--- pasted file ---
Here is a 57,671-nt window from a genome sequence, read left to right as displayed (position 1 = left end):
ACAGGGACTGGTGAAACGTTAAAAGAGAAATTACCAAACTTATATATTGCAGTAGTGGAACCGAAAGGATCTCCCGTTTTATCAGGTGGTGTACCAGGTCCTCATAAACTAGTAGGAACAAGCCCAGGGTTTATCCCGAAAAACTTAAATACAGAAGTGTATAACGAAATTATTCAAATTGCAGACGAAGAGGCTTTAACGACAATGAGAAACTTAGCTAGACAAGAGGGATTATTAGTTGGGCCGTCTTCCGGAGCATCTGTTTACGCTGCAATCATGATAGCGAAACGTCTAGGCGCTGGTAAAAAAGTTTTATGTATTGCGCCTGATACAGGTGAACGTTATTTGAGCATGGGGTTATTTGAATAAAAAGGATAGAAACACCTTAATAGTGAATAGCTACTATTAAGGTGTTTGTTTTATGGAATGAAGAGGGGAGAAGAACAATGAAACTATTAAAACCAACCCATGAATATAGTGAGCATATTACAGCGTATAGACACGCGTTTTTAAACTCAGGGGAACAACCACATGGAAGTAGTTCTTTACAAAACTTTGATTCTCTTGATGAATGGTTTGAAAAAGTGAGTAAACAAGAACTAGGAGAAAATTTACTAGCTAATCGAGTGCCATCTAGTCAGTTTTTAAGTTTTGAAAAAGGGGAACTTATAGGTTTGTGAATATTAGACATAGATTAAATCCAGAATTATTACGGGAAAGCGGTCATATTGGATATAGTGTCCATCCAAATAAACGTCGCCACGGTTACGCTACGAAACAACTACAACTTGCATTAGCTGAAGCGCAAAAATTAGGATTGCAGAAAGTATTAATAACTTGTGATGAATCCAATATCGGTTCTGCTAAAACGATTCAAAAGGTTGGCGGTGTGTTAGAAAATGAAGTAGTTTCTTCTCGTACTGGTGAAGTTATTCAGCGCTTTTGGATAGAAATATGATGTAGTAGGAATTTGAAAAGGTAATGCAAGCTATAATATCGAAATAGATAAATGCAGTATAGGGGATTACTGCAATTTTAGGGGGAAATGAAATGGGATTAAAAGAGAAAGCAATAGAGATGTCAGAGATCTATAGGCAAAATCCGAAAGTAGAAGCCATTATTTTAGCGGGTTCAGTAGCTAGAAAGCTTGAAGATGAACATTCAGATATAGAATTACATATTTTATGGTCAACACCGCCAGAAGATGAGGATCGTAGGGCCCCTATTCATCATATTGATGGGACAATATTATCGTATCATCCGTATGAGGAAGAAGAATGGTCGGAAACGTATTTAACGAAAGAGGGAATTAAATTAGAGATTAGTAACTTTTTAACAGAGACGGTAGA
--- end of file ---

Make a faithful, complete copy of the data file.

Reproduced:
Here is a 57,671-nt window from a genome sequence, read left to right as displayed (position 1 = left end):
ACAGGGACTGGTGAAACGTTAAAAGAGAAATTACCAAACTTATATATTGCAGTAGTGGAACCGAAAGGATCTCCCGTTTTATCAGGTGGTGTACCAGGTCCTCATAAACTAGTAGGAACAAGCCCAGGGTTTATCCCGAAAAACTTAAATACAGAAGTGTATAACGAAATTATTCAAATTGCAGACGAAGAGGCTTTAACGACAATGAGAAACTTAGCTAGACAAGAGGGATTATTAGTTGGGCCGTCTTCCGGAGCATCTGTTTACGCTGCAATCATGATAGCGAAACGTCTAGGCGCTGGTAAAAAAGTTTTATGTATTGCGCCTGATACAGGTGAACGTTATTTGAGCATGGGGTTATTTGAATAAAAAGGATAGAAACACCTTAATAGTGAATAGCTACTATTAAGGTGTTTGTTTTATGGAATGAAGAGGGGAGAAGAACAATGAAACTATTAAAACCAACCCATGAATATAGTGAGCATATTACAGCGTATAGACACGCGTTTTTAAACTCAGGGGAACAACCACATGGAAGTAGTTCTTTACAAAACTTTGATTCTCTTGATGAATGGTTTGAAAAAGTGAGTAAACAAGAACTAGGAGAAAATTTACTAGCTAATCGAGTGCCATCTAGTCAGTTTTTAAGTTTTGAAAAAGGGGAACTTATAGGTTTGTGAATATTAGACATAGATTAAATCCAGAATTATTACGGGAAAGCGGTCATATTGGATATAGTGTCCATCCAAATAAACGTCGCCACGGTTACGCTACGAAACAACTACAACTTGCATTAGCTGAAGCGCAAAAATTAGGATTGCAGAAAGTATTAATAACTTGTGATGAATCCAATATCGGTTCTGCTAAAACGATTCAAAAGGTTGGCGGTGTGTTAGAAAATGAAGTAGTTTCTTCTCGTACTGGTGAAGTTATTCAGCGCTTTTGGATAGAAATATGATGTAGTAGGAATTTGAAAAGGTAATGCAAGCTATAATATCGAAATAGATAAATGCAGTATAGGGGATTACTGCAATTTTAGGGGGAAATGAAATGGGATTAAAAGAGAAAGCAATAGAGATGTCAGAGATCTATAGGCAAAATCCGAAAGTAGAAGCCATTATTTTAGCGGGTTCAGTAGCTAGAAAGCTTGAAGATGAACATTCAGATATAGAATTACATATTTTATGGTCAACACCGCCAGAAGATGAGGATCGTAGGGCCCCTATTCATCATATTGATGGGACAATATTATCGTATCATCCGTATGAGGAAGAAGAATGGTCGGAAACGTATTTAACGAAAGAGGGAATTAAATTAGAGATTAGTAACTTTTTAACAGAGACGGTAGA